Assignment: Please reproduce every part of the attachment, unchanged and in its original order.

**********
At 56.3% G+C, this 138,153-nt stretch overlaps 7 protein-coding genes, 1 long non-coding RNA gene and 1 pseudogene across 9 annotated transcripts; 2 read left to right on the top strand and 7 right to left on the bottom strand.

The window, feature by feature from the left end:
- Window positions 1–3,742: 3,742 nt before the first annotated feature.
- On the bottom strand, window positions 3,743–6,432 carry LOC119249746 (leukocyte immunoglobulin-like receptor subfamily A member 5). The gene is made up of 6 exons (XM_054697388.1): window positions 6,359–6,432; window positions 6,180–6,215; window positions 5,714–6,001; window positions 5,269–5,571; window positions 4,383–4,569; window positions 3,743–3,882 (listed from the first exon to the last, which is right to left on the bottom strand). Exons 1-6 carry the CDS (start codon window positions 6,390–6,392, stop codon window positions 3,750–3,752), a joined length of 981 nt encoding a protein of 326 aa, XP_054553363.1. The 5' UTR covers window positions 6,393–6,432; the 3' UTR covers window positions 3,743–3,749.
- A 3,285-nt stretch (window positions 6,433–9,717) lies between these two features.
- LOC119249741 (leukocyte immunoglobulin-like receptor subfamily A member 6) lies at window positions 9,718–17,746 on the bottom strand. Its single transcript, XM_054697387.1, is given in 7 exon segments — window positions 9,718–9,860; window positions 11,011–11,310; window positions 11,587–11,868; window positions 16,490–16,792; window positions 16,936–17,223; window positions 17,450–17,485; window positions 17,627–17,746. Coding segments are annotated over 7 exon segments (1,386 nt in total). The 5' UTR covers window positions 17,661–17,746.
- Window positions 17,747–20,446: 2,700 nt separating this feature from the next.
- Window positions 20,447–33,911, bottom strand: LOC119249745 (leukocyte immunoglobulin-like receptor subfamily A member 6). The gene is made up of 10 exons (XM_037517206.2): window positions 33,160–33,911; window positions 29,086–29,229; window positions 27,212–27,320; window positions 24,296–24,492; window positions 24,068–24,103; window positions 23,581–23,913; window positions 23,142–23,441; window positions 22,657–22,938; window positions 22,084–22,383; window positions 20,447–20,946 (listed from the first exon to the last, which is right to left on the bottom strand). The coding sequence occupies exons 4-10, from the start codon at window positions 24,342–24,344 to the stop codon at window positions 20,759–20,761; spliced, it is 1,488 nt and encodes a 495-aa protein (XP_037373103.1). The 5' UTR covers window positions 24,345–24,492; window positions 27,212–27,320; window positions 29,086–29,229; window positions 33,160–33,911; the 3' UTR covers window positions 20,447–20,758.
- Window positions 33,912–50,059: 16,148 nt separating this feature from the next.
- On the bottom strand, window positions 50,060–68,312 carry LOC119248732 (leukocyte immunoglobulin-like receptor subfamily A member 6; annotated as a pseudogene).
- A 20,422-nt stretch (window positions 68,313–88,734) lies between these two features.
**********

At 56.3% G+C, this 138,153-nt stretch overlaps 7 protein-coding genes, 1 long non-coding RNA gene and 1 pseudogene across 9 annotated transcripts; 2 read left to right on the top strand and 7 right to left on the bottom strand.

The window, feature by feature from the left end:
- Window positions 1–3,742: 3,742 nt before the first annotated feature.
- On the bottom strand, window positions 3,743–6,432 carry LOC119249746 (leukocyte immunoglobulin-like receptor subfamily A member 5). The gene is made up of 6 exons (XM_054697388.1): window positions 6,359–6,432; window positions 6,180–6,215; window positions 5,714–6,001; window positions 5,269–5,571; window positions 4,383–4,569; window positions 3,743–3,882 (listed from the first exon to the last, which is right to left on the bottom strand). Exons 1-6 carry the CDS (start codon window positions 6,390–6,392, stop codon window positions 3,750–3,752), a joined length of 981 nt encoding a protein of 326 aa, XP_054553363.1. The 5' UTR covers window positions 6,393–6,432; the 3' UTR covers window positions 3,743–3,749.
- A 3,285-nt stretch (window positions 6,433–9,717) lies between these two features.
- LOC119249741 (leukocyte immunoglobulin-like receptor subfamily A member 6) lies at window positions 9,718–17,746 on the bottom strand. Its single transcript, XM_054697387.1, is given in 7 exon segments — window positions 9,718–9,860; window positions 11,011–11,310; window positions 11,587–11,868; window positions 16,490–16,792; window positions 16,936–17,223; window positions 17,450–17,485; window positions 17,627–17,746. Coding segments are annotated over 7 exon segments (1,386 nt in total). The 5' UTR covers window positions 17,661–17,746.
- Window positions 17,747–20,446: 2,700 nt separating this feature from the next.
- Window positions 20,447–33,911, bottom strand: LOC119249745 (leukocyte immunoglobulin-like receptor subfamily A member 6). The gene is made up of 10 exons (XM_037517206.2): window positions 33,160–33,911; window positions 29,086–29,229; window positions 27,212–27,320; window positions 24,296–24,492; window positions 24,068–24,103; window positions 23,581–23,913; window positions 23,142–23,441; window positions 22,657–22,938; window positions 22,084–22,383; window positions 20,447–20,946 (listed from the first exon to the last, which is right to left on the bottom strand). The coding sequence occupies exons 4-10, from the start codon at window positions 24,342–24,344 to the stop codon at window positions 20,759–20,761; spliced, it is 1,488 nt and encodes a 495-aa protein (XP_037373103.1). The 5' UTR covers window positions 24,345–24,492; window positions 27,212–27,320; window positions 29,086–29,229; window positions 33,160–33,911; the 3' UTR covers window positions 20,447–20,758.
- Window positions 33,912–50,059: 16,148 nt separating this feature from the next.
- On the bottom strand, window positions 50,060–68,312 carry LOC119248732 (leukocyte immunoglobulin-like receptor subfamily A member 6; annotated as a pseudogene).
- A 20,422-nt stretch (window positions 68,313–88,734) lies between these two features.